“I’m not losing faith in it,” Phila manager Ryne Sandberg said following Sunday’s 6-2 loss to the Pirates, who swept the series at PNC Park. “We’ll continue to have the guys fight and battle and try and break out of it. There’s more potential there in my opinion than what we’ve shown.”
But Sandberg’s club is 37-51, making it the first Phillies team to lose more than 50 games before the All-Star break since the 1997 Phillies entered the break at 24-61. The Phillies have lost 13 of their past 16 games, with 20 games remaining before the July 31 non-waiver trade deadline.
It seems fait accompli that changes are coming. It is only a matter of when and with whom.
“I try not to look too far into the future,” Chase Utley said when asked if he wondered what this team might look like on Aug. 1. “I try to prepare for the next day. A lot can happen between now and the end of the month, both good and bad. We’ll see how it plays out.”
The Phillies need to win once in the four-game series that begins today in Milwaukee to avoid one of the worst road stretches of 10 games or more in franchise history. They went 1-13 (.071) on a trip in 1939, 1-10 (.091) in 1961, 1-9 (.100) in 1884 and 1-9 (.100) in 1972.
“It’s very hard to believe,” Phillies right-hander A.J. Burnett said. “There’s a lot of talent in this room beyond what we’re doing. No question. Find a way to keep plugging, man. I know I say that every time I start, but that’s the truth. You can’t get down. You can’t pout. You can’t hang your head. Fifty-one losses, that’s not good at all. You’ve got to come in and somehow stay in the right frame of mind and try to keep plugging.”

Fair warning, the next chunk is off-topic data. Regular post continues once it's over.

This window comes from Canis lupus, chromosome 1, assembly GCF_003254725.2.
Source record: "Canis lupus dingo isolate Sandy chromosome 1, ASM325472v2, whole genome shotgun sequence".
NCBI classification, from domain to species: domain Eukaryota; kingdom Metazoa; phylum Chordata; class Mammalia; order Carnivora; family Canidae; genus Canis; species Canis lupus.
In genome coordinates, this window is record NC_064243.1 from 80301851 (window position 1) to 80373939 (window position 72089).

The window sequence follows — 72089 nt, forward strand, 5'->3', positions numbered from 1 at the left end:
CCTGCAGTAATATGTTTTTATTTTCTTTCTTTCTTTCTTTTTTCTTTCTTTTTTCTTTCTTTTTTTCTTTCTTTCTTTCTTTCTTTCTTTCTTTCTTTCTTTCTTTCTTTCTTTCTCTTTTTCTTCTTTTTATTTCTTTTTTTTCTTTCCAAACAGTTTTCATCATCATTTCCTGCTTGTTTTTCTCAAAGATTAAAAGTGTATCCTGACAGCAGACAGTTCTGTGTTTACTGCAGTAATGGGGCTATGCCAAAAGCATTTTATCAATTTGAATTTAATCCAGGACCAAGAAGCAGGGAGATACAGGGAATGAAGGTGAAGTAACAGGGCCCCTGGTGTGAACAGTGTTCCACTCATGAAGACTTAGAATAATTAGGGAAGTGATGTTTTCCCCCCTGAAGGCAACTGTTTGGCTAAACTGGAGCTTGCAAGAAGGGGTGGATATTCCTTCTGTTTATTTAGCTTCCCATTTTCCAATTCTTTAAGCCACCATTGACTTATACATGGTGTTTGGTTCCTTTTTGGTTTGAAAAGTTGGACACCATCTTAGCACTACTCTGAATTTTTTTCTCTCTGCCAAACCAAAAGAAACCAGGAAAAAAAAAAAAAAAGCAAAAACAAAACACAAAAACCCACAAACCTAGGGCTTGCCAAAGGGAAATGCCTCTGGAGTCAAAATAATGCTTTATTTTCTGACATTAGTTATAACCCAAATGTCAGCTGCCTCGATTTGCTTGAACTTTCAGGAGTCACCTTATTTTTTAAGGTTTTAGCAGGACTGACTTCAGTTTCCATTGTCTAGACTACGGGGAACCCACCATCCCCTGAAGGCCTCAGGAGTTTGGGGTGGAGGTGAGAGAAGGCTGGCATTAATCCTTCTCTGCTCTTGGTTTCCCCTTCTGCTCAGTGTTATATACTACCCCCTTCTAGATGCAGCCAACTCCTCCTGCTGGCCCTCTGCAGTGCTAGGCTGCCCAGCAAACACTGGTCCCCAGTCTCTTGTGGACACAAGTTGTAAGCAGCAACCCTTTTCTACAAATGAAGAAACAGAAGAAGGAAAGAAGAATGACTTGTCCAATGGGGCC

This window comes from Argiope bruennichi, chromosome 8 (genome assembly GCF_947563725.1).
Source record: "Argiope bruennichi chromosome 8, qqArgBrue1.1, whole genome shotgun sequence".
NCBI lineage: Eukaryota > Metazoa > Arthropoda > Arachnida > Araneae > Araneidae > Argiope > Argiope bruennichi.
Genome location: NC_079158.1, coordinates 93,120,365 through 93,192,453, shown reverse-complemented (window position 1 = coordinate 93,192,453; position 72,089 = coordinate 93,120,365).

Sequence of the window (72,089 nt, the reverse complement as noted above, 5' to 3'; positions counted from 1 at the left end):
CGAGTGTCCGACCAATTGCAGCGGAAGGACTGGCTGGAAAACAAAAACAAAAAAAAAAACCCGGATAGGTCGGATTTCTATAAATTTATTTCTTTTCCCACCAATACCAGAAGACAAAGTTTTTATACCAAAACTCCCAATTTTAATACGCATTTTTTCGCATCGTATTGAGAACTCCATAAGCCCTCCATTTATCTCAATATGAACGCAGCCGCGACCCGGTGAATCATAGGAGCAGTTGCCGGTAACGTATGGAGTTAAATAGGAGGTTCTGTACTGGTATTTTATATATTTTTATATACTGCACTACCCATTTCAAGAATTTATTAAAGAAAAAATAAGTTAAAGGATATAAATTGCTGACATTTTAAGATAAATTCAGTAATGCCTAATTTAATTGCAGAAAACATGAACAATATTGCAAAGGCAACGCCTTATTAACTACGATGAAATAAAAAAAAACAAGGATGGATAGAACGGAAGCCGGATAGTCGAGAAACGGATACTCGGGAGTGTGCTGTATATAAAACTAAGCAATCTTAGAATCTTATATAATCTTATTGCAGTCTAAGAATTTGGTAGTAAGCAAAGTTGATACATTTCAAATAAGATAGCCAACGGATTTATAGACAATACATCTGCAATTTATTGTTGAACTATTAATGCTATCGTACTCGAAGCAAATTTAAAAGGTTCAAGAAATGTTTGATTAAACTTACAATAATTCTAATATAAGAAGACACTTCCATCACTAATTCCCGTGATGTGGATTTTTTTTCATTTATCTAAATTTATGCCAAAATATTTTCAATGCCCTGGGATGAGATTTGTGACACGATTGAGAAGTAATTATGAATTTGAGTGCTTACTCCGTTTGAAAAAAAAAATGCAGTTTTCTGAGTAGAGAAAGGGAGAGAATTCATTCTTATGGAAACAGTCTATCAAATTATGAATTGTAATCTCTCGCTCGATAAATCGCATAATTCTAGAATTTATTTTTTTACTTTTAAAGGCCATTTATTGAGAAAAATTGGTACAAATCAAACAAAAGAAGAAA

The Phillies took a 1-0 lead in the first inning when Jimmy Rollins reached second on a throwing error from Pirates third baseman Pedro Alvarez and scored on a single to left field from Marlon Byrd. But Pirates left-hander Jeff Locke faced the minimum numbers of batters into the seventh inning, when Byrd hit a one-out solo home run to left field to cut the Pirates’ lead to 3-2 (photo above).
Byrd has 18 home runs, which is tied for eighth among right-handed hitters in baseball. He picked up two of the Phillies’ four hits Sunday. The team hit just .124 (11-for-89) for the series. They have hit .206 and averaged just 2.56 runs a game over their 16-game slide. They have hit .148 with runners in scoring position in that stretch.
But it has been more than just the past 16 games. The Phillies have scored two or fewer runs in 35 of their 88 games this season, or 40 percent of them.
“I feel like we have a better offensive team than how we’ve performed over the course of the year,” Utley said. “We’ve had some really good games, and we’ve had too many not-so-good games. I mean at this point, going forward, we have to continue to grind out at-bats and try to stay positive.”
Burnett allowed five hits, three runs and two walks with seven strikeouts in seven innings against his former team. He struck out the first two batters he faced in the first, when Andrew McCutchenreached on an infield single. Neil Walker followed with a single, and Russell Martin followed with a double to score both runners to hand the Pirates a 2-1 lead.
Josh Harrison tripled and scored in the third to make it 3-1.
Phillies relievers Justin De Fratus and Jake Diekman combined to allow three runs in the eighth to put the game out of reach.